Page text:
The Big Short

The Big Short
  • Country of production: USA
  • Year: 2015
  • Certificate: 15
  • Director: Adam McKay
  • Running time: 130 minutes

The Big Short is an exhilarating ride through the fraud, negligence and stupidity that led to the 2008 financial crisis. It centres on a group of rogue investment bankers, played by BRAD PITT, STEVE CARELL, RYAN GOSLING and CHRISTIAN BALE, who foresaw the collapse in the US housing market and attempted to make a profit from it. Director ADAM McKAY, best known for the Anchorman comedies, has crafted a ‘wildly entertaining’ satire (Tim Grierson, Screen International) that is ‘one of the funniest and yet most sobering’ movies of the year (Richard Roeper, Chicago Sun-Times). It has been nominated for four Golden Globe Awards, including Best Motion Picture and Best Screenplay.

Investment manager Michael Burry (Bale) is the first to discover that America’s economy has become a ticking time-bomb and comes up with a way of exploiting this. Wall Street banks have developed mortgage bonds that are packed with risky ‘sub-prime’ loans that are likely to default. Burry plans to ‘short’ (meaning ‘bet against’) the housing market by taking out insurance policies on these bonds.

Gosling’s Jared Vennett gets wind of the scheme and convinces Mark Baum (Carell), manager of a small investment bank, to buy in. Meanwhile, Wall Street veteran Ben Rickert (Pitt) is coaxed by up-and-coming traders Charlie Geller (JOHN MAGARO) and Jamie Shipley (FINN WITTROCK) into helping them get in on the action.

The film combines the excitement of trying to hit it big in the financial markets with scorn for the shady practices uncovered. Wall Street’s chicanery flourished in part because its confusing jargon puts off outsiders, yet McKay’s film manages to be engaging and fun. Whenever the concepts threaten to become too highbrow, the director playfully halts proceedings to allow the audience to catch up with light-hearted explanations delivered in cameos by actress MARGOT ROBBIE, singer SELENA GOMEZ and TV chef ANTHONY BOURDAIN.

Adapted from MICHAEL LEWIS’s non-fiction bestseller The Big Short: Inside the Doomsday Machine, the film was produced by Brad Pitt’s Plan B Entertainment, which had previously filmed another Lewis book, Moneyball. This also celebrated a maverick (in that case a baseball manager) challenging conventional wisdom.


The Big Short


‘A true crime story and a madcap comedy, a heist movie and a scalding polemic, The Big Short will affirm your deepest cynicism about Wall Street while simultaneously restoring your faith in Hollywood.’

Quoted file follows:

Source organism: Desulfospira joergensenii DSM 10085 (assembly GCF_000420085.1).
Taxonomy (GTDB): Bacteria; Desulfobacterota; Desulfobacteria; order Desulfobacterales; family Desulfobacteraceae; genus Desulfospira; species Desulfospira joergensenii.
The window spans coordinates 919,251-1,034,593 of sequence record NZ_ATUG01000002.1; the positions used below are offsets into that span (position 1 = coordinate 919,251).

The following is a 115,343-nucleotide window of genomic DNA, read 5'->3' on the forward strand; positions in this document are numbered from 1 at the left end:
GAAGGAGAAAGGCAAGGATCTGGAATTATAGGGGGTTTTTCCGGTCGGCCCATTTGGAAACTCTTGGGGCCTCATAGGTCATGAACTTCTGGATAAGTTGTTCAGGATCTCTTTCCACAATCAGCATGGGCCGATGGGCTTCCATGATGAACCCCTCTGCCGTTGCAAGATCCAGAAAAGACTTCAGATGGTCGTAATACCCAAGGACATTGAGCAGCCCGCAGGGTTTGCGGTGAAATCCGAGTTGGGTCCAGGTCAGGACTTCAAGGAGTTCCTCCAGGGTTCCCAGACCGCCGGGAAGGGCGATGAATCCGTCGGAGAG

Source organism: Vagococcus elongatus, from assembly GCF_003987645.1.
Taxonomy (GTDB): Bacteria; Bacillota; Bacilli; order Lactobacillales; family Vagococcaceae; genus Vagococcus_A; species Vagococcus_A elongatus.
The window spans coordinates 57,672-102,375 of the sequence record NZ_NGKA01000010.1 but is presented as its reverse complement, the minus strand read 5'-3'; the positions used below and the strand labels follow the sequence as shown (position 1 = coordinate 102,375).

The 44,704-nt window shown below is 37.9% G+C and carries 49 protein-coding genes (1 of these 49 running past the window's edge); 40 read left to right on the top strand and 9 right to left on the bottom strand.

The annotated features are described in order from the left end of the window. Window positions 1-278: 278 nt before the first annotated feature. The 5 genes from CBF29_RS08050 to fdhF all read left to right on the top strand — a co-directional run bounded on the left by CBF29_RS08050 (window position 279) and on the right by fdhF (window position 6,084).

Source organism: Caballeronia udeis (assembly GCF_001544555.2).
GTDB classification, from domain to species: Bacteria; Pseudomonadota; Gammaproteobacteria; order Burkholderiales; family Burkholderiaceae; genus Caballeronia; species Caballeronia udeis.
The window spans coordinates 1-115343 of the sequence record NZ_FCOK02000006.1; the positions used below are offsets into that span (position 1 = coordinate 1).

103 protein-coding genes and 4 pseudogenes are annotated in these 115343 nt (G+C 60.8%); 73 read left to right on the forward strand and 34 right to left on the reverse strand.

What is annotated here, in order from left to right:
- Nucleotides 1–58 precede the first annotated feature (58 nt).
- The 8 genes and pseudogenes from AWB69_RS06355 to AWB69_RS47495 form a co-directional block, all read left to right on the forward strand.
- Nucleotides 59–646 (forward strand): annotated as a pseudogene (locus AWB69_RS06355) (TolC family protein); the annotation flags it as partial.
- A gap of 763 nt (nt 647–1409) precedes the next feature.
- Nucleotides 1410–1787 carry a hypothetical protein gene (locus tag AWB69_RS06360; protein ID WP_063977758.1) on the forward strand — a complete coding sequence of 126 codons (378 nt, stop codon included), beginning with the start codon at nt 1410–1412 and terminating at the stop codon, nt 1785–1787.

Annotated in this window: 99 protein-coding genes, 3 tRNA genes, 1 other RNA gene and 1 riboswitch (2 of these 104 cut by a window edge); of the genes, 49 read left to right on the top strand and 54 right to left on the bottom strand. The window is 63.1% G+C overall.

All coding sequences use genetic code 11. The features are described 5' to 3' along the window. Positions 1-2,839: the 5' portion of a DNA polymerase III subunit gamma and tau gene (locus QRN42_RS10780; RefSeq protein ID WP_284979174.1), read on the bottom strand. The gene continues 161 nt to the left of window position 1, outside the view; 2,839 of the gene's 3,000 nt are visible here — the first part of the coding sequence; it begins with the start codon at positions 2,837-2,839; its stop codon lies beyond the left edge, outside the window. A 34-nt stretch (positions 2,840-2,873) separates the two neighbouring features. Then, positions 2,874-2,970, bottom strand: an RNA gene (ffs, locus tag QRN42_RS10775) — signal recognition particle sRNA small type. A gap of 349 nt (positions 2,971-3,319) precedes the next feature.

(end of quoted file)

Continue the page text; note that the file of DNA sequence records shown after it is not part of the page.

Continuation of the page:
(AO Scott, The New York Times)

The Big Short offers a very different treatment of the financial crash to other films about it, including Charles Ferguson’s 2010 documentary Inside Job; J.C. Chandor’s Margin Call (2011) and Ramin Bahrani’s 99 Homes (2015). It’s a ‘fresh and brilliant synthesis of knowing insiderism and populist incitement’ (AO Scott, The New York Times). The Big Short has ‘all the energy of The Wolf of Wall Street [2013], plus the coherent point of view that the earlier film lacked’ (Joe Morgenstern, The Wall Street Journal).

Banging the drum

The central figures are all based on real people and McKay draws out their eccentric, outsider qualities, which serves to elicit our support for them as underdogs.

Christian Bale gives an ‘unexpectedly touching’ performance (Anthony Lane, The New Yorker) as socially awkward Michael Burry, who sits barefoot in his office drumming to death metal. ‘He conveys Burry’s rueful recognition of his own social ineptitude [and] his fraying grin-and-bear-it attitude toward slick operators who condescend to him’ (Michael Sragow, Film Comment).

Steve Carell’s Mark Baum is an abrasive maverick: immersed in Wall Street but driven by personal tragedy and righteous anger about banks’ treatment of ordinary people. He’s ‘a lovably cranky champion for the little guy’ (Tim Grierson, Screen International).

Charlie and Jamie are young upstarts staking their own money who join forces with Ben Rickert, a retired master trader and doomsday theorist. Brad Pitt lends him his superstar gravitas and, sporting a beard, an ‘intellectual, Robert Redford-esque persona’ (David Edelstein, New York Magazine).

Ryan Gosling’s Jared Vennett, meanwhile, is our slickster guide to the unfolding apocalypse. Smarmy and likened to a ‘lizard with sideburns’ (Anthony Lane, The New Yorker), Gosling makes him charming and almost likeable. His ‘winking wit inoculates the movie against excessive earnestness’ (AO Scott, The New York Times).

The film’s narrative style mirrors the adrenaline-fuelled characters, the complex and chaotic world of Wall Street and the high stakes. ‘Rollicking’ is how a number of critics described it. McKay directs with ‘feverish ingenuity’ (Richard Roeper, Chicago Sun Times), incorporating a self-aware narrator, frequent breaking of the fourth wall and pop-culture montages. Hand-held cameras and close-ups ramp up the energy and bring the audience into the drama.

Loan sharks

In one surreal sequence Baum and his analysts venture out to research the housing market bubble in the mortgage marshland of Florida. They come across alligators in the swimming pools of abandoned mansions and no less predatory mortgage brokers selling home loans to jobless immigrants, along with loan-flipping strippers and a hyper-motivated estate agent (“the market’s in an itsy-bitsy little gully”).

Short-sighted watchdogs

McKay’s comic depiction of those who looked the other way as events unfolded is also on the money. An analyst for an agency that gave triple-A ratings to sub-prime mortgage bonds, even as default levels rose, is shown blinkered in dark glasses, while a Securities and Exchange Commission employee has eyes only for men with Goldman Sachs business cards.